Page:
It’s official: Shiki has killed me.
It just leaped upon me, fastened its fangs upon my neck, and sucked me dry. I am now sprawled against the floor and incapable of pretty much anything. It probably tossed a hypnosis spell on me, too.
I find that I have less and less to say as we get closer to the end, probably because the show has me so ratcheted up that I get pins and needles in my own hands right before I start watching and at least through the first half of each episode as of late. I feel lame admitted that, but it is the bare truth. At least I’m an honest loser…
Ozaki looks like he’s losing his grip on the group, honestly. He even more or less admits to himself that he couldn’t’ve expected anything else to happen once he whipped everyone into a frenzy. He may still have some control, but I think things are quickly spiraling out of his hands completely based on the murder of a bitten-but-still-alive villager at the end of this episode despite his objections to it. Tomio is looking like a very strong candidate as taking over as leader of the mob right now.
The fact is, Ozaki’s calmer approach to leadership just isn’t going to be a match for Tomio’s impassioned call to utter destruction at this point. Ozaki can’t really draw a line between the shiki and the merely possessed any more because the villagers just aren’t at all interested in having such a line. They’re angry and they are beyond pure reason at this point. This is the danger of the mob – you may incite it, but that doesn’t mean it’ll go the way you wish it to go.
Ozaki has a flash to Muroi leaving the clinic after discovering his staking of Kyouko during one of the earlier conversations about what to do with ‘collaborators’. He argues that they shouldn’t be killed because they’re human, so its murder. I smell some impending angst about Muroi.
More importantly, though, Tomio and Ozaki disagree about whether humans who attack the other humans are collaborators or simply hypnotized. Tomio thinks they’re just like Mr. Kirishiki, whereas Ozaki argues they’re under the spell of the shiki and will be fine if kept at the shrine long enough. Which of course ends up just going back to the end of the episode, in which Tomio kills one of the characters who has been bitten and hypnotized.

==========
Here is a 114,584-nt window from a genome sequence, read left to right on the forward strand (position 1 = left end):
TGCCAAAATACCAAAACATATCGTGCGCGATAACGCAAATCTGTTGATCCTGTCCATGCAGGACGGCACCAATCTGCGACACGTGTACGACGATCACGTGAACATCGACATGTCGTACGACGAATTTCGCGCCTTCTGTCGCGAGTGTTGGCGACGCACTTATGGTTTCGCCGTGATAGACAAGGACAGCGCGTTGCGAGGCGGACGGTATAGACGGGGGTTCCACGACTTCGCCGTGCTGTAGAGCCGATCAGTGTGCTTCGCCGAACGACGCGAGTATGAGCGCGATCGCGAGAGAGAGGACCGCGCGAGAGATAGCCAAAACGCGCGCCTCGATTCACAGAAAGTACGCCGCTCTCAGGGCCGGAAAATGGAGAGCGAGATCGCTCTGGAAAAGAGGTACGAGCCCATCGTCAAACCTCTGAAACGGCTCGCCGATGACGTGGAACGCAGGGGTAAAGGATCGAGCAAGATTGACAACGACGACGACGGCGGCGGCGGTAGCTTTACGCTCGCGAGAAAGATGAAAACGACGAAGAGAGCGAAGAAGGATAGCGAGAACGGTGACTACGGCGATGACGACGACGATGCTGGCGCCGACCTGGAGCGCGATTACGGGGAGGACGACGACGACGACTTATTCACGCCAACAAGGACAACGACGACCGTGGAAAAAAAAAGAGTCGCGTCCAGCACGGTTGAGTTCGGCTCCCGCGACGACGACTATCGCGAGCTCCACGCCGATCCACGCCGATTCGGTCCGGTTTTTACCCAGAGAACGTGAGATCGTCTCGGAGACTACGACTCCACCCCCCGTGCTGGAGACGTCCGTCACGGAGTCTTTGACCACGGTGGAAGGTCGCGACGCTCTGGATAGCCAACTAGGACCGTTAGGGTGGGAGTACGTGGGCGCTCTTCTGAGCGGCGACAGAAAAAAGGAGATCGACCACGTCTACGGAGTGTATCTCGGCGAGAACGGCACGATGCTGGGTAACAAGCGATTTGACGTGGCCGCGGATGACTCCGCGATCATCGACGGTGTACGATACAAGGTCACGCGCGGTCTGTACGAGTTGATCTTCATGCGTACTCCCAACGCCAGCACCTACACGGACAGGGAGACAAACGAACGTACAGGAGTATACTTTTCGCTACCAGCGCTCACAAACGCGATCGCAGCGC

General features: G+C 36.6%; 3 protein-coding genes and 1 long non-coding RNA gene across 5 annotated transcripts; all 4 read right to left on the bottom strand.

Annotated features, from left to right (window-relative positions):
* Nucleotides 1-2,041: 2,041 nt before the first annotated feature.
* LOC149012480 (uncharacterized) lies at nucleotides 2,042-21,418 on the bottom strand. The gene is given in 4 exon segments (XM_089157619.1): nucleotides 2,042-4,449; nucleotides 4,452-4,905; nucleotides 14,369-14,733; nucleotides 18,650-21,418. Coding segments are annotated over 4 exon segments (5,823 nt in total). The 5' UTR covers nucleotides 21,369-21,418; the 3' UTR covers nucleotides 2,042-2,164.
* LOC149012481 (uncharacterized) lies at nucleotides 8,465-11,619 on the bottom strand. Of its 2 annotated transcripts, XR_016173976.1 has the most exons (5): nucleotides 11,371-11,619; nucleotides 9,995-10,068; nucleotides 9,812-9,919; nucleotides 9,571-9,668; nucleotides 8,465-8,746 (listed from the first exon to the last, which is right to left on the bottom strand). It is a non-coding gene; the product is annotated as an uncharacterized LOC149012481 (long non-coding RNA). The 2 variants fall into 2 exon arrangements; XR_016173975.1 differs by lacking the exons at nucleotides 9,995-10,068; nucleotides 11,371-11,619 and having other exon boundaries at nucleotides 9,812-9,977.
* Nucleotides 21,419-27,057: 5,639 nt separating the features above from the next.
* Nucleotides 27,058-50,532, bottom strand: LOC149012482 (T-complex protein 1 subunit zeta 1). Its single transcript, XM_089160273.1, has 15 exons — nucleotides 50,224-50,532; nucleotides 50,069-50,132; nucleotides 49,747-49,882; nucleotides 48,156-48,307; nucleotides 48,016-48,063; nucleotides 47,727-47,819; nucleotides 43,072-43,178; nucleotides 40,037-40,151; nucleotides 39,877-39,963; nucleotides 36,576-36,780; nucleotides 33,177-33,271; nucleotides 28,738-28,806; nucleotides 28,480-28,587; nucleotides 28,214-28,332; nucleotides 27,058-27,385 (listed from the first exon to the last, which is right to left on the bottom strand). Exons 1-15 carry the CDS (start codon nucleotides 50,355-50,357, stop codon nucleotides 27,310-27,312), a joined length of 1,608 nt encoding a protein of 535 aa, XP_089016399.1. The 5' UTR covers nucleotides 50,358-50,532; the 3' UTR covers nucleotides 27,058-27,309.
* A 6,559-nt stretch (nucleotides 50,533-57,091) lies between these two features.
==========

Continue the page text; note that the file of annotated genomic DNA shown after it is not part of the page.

Anyway, speaking of Muroi, he lets Tatsumi have a snack from him again. I’m not sure how Muroi isn’t dead yet at the rate he’s going. We did actually get to see Tatsumi biting him this time. And I did begin to think during Sunako’s monologue about getting staked and wishing for someone to come save her and sin, etc. that he had died while sitting there with her. But, nope, Muroi’s just useless, as usual. Sunako, go talk to Kaori! Ask her how much good he did for her!
By the way, that Muroi has now offered Tatsumi his left arm twice seems quite indicative, doesn’t it? Its the arm he slashed, after all, when he tried to kill himself. I don’t care what he says about not knowing why he wanted to kill himself; he’s still trying to, and he’s not going to convince anyone to the contrary. All he’s getting is that IV, after all. No food, letting the vampires gnaw on him, offering that scarred arm… if this isn’t the behavior of a man who still yearns for death, I just don’t know what is.